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August 08, 2003 - Image 48

Resource type:
The Detroit Jewish News, 2003-08-08

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Cover Story-:
Heart Of The

A Place To

Beth Ahm creates a new room
for memories and meditation.




et aside in a prominent corner
of Congregation Beth Ahm in
West Bloomfield is a uniquely
serene space created for the
remembrance and tribute of loved ones.
The Kahan Memorial Room, to be
dedicated following Shabbat services on
Saturday, Aug. 9, is a new site for the
synagogue's memorial plaques and for
meditation by those who come to
"It is a meditative space that is not
only aesthetically pleasing but exudes
spirituality," said Rabbi Charles Popky.
"It is my hope that the entire congre-
gation will view our new memorial-
meditation room as befitting the
yahrtzeit (anniversary of death) plaques
and the memories of those they repre-
sent," said Dina Kawer of Huntington
Kawer, along with Dan Halnon of
the Halnon Group L.L.C. in
Farmington Hills, worked to create the
simple, tranquil room. Hanlon, whose
firm designs commercial and residential
spaces, also worked together with
Kawer in creating the synagogue's
recently renovated Tauber Chapel adja-
cent to the memorial room.
Following that renovation, members
hoped for a special space to hold the
plaques that would not fit in the chapel.
Longtime members David and Terry
Kahan of Bloomfield Hills heard talk of
the proposed room and offered to help.
"David literally stepped in," Rabbi
Popky said. "He has a wonderful heart
and a lovely family who really care
about the shul."

8/ 8


The Kahan's children and their fam-
ilies are all members of the synagogue,
with son Jeff Kahan on the synagogue's
board of trustees.
A Holocaust survivor, David Kahan
said, "I was at shul saying Yizkor
[memorial service] for my family who
perished in Auschwitz when I heard
they were looking for sponsors for the
room," he said. "We donated the room
in their memory."
Dina Kawer's father, synagogue
member Ben Kawer, is also a
Holocaust survivor. 'As the child of a
survivor," she said, "it is integral to my
spirit that we preserve the memories of
all who have passed."

Inside The Room

The 20-by-20-foot memorial room is
entered through an expanded opening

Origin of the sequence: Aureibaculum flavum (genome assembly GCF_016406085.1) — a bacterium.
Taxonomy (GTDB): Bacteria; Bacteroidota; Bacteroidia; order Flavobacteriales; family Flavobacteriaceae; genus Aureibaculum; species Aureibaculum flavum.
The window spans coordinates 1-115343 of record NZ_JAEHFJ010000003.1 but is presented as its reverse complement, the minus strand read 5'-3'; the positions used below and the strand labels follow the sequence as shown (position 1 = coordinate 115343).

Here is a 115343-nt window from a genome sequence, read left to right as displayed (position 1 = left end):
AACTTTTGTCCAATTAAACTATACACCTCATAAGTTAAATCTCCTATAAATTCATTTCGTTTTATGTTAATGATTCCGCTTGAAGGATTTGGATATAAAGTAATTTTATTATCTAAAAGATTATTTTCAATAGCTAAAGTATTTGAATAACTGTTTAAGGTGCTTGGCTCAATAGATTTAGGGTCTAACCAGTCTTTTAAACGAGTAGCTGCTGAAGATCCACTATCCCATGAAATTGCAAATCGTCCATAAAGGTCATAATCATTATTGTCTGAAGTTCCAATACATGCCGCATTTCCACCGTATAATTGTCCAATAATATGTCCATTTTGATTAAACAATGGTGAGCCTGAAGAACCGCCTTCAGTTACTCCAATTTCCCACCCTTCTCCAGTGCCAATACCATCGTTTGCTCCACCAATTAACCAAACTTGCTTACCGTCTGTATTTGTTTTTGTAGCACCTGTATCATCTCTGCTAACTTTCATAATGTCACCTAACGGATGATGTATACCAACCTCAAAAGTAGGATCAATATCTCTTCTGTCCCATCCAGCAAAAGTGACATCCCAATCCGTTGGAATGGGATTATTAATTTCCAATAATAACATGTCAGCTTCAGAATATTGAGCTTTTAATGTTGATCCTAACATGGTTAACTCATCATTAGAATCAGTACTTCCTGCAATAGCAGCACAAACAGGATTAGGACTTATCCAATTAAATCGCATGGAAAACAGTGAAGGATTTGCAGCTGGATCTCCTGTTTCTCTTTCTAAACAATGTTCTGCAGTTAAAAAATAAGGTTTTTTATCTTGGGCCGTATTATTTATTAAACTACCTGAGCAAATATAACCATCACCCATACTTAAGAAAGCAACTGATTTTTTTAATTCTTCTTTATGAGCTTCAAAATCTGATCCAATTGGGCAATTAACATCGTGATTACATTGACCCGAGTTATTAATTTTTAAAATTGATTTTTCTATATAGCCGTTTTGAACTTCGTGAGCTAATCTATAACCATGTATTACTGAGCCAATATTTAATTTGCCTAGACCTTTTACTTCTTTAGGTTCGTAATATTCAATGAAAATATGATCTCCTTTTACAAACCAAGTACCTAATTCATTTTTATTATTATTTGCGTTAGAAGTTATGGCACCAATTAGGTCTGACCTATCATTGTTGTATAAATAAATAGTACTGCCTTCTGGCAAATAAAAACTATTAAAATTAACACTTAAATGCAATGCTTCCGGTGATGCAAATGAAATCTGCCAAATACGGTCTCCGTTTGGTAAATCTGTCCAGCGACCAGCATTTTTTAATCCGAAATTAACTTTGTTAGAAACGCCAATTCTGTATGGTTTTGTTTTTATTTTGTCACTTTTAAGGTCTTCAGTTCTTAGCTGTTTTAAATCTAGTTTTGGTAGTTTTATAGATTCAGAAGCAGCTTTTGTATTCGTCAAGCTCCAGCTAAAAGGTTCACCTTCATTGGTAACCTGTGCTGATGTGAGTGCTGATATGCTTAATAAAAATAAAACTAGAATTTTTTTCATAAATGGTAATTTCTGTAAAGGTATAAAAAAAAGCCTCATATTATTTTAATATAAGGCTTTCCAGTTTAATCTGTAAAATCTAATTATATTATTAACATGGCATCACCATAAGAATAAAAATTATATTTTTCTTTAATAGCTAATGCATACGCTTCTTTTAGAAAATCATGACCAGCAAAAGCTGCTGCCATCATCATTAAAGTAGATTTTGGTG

in place of a door, giving the area a feel
of openness.
Kawer designed and executed the
four-foot mosaic medallion that is the
floor's centerpiece.
Based on the story of Jacob's dream
of angels descending and ascending a
ladder from heaven, the mosaic was cre-
ated with an iridized glass ladder as the
focal point and metallic, glass tiles com-
prising the remaining field, representing
the earth in dark blue and the universe
in deep amethyst. A single black river
rock is symbolic of the rock on which
Jacob rested his head and slept.
The Hebrew alphabet is painted
around the circumference. "Each letter
is visible beneath clear glass pieces and
only visible from a certain angle,"
Kawer said.
"Based on one's personal perspective,

the letters shall either remain invisible,
two small, teak benches on either side
appear in an iridescent pearl or appear
of the mosaic and one longer teak
iridized blue. The idea is that done
bench under the windows." The
wishes to meditate on a
memorial plaques are
particular Hebrew letter,
on the walls of
In Beth Ahms Kahan
the appropriate letter will
Memorial Room are
appear to the viewer as is
Doug and Ilene Kahan,
deemed at that time."
Hebrew months. Small
David and Terry Kahan,
The memorial room's
overhead lights will be
Mike Kahan and
stained glass windows
lit each month over
Tammy and Jeff Kahan.
originally hung in the
the corresponding
synagogue's former Beth
Abraham building on Linwood Avenue
"I designed each element of the
in Detroit. In more recent years, they
memorial room and Dan took my
were in the chapel of the current Beth
design of the alcoves and the entrance
Ahm building, before the room was
and, with the help of an amazing
team of carpenters, brought those
"These windows, which were gen-
designs to life," Kawer said.
erously restored by (synagogue mem-
"The room is filled with light, as I
bers) Lillian and Al Bricker, have
wished to create a space that was
found their new home in a place that
uplifting as opposed to being dark
is dedicated to our shul's memories,"
and depressing. This space should be
said Kawer, an artist whose primary
one of serenity and elegance which, to
medium is photography.
me, best expresses the memories of
"Furnishings will be sparse, with
those represented here." ❑

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